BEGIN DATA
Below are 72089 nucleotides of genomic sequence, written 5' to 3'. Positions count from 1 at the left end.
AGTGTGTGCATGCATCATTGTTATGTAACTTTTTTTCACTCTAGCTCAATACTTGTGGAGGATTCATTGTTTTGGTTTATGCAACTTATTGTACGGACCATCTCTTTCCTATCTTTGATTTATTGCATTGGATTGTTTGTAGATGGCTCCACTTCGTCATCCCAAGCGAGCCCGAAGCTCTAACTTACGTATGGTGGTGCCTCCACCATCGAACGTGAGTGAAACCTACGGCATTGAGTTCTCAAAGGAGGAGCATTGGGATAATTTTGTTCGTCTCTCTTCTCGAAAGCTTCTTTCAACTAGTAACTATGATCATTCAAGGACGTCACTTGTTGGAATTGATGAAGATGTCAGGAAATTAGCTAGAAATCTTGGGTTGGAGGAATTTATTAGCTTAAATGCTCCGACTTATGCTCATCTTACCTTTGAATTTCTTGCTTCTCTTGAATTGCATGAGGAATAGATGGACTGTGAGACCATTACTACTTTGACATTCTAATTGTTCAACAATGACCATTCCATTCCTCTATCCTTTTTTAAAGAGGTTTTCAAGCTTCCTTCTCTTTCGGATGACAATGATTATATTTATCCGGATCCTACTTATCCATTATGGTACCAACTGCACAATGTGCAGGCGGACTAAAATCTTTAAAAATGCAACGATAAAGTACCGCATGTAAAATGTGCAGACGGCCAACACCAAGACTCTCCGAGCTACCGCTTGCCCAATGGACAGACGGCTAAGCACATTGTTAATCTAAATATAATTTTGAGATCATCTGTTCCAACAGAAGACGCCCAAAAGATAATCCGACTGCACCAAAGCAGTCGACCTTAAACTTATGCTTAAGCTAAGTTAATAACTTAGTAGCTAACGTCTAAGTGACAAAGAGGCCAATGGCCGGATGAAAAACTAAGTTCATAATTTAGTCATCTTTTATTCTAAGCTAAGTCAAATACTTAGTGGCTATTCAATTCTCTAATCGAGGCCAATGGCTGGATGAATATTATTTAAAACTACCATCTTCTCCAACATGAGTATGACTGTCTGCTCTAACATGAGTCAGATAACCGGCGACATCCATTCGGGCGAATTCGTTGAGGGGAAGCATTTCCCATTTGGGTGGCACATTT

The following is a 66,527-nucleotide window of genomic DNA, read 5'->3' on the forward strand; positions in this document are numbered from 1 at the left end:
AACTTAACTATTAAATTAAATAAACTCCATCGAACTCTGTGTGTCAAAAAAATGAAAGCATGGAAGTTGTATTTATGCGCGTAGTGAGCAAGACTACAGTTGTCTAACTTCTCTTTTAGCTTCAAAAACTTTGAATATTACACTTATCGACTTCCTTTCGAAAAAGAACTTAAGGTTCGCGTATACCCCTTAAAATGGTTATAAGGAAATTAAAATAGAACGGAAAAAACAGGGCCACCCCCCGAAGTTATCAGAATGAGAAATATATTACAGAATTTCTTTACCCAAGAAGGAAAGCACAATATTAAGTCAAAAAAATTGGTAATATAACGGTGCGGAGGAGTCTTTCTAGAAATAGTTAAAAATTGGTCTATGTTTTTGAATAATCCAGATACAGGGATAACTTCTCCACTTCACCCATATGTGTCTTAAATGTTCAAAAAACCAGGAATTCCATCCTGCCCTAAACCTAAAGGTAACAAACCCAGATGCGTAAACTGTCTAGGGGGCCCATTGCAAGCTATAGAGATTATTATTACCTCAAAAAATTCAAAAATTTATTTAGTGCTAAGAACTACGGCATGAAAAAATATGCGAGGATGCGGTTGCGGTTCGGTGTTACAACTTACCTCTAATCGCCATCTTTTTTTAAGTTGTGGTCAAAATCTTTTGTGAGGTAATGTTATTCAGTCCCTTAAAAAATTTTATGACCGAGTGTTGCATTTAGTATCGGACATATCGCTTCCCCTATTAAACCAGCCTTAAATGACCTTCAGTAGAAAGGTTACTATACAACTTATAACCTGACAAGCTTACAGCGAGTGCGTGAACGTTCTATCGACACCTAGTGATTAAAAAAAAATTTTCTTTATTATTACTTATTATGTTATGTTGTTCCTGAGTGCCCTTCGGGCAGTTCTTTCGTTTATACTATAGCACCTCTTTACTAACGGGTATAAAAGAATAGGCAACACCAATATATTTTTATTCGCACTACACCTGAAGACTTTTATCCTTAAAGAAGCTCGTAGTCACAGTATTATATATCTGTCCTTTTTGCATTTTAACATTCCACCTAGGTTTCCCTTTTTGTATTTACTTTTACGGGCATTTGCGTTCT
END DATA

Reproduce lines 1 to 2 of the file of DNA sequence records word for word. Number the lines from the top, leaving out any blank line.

Below are 72089 nucleotides of genomic sequence, written 5' to 3'. Positions count from 1 at the left end.
AGTGTGTGCATGCATCATTGTTATGTAACTTTTTTTCACTCTAGCTCAATACTTGTGGAGGATTCATTGTTTTGGTTTATGCAACTTATTGTACGGACCATCTCTTTCCTATCTTTGATTTATTGCATTGGATTGTTTGTAGATGGCTCCACTTCGTCATCCCAAGCGAGCCCGAAGCTCTAACTTACGTATGGTGGTGCCTCCACCATCGAACGTGAGTGAAACCTACGGCATTGAGTTCTCAAAGGAGGAGCATTGGGATAATTTTGTTCGTCTCTCTTCTCGAAAGCTTCTTTCAACTAGTAACTATGATCATTCAAGGACGTCACTTGTTGGAATTGATGAAGATGTCAGGAAATTAGCTAGAAATCTTGGGTTGGAGGAATTTATTAGCTTAAATGCTCCGACTTATGCTCATCTTACCTTTGAATTTCTTGCTTCTCTTGAATTGCATGAGGAATAGATGGACTGTGAGACCATTACTACTTTGACATTCTAATTGTTCAACAATGACCATTCCATTCCTCTATCCTTTTTTAAAGAGGTTTTCAAGCTTCCTTCTCTTTCGGATGACAATGATTATATTTATCCGGATCCTACTTATCCATTATGGTACCAACTGCACAATGTGCAGGCGGACTAAAATCTTTAAAAATGCAACGATAAAGTACCGCATGTAAAATGTGCAGACGGCCAACACCAAGACTCTCCGAGCTACCGCTTGCCCAATGGACAGACGGCTAAGCACATTGTTAATCTAAATATAATTTTGAGATCATCTGTTCCAACAGAAGACGCCCAAAAGATAATCCGACTGCACCAAAGCAGTCGACCTTAAACTTATGCTTAAGCTAAGTTAATAACTTAGTAGCTAACGTCTAAGTGACAAAGAGGCCAATGGCCGGATGAAAAACTAAGTTCATAATTTAGTCATCTTTTATTCTAAGCTAAGTCAAATACTTAGTGGCTATTCAATTCTCTAATCGAGGCCAATGGCTGGATGAATATTATTTAAAACTACCATCTTCTCCAACATGAGTATGACTGTCTGCTCTAACATGAGTCAGATAACCGGCGACATCCATTCGGGCGAATTCGTTGAGGGGAAGCATTTCCCATTTGGGTGGCACATTT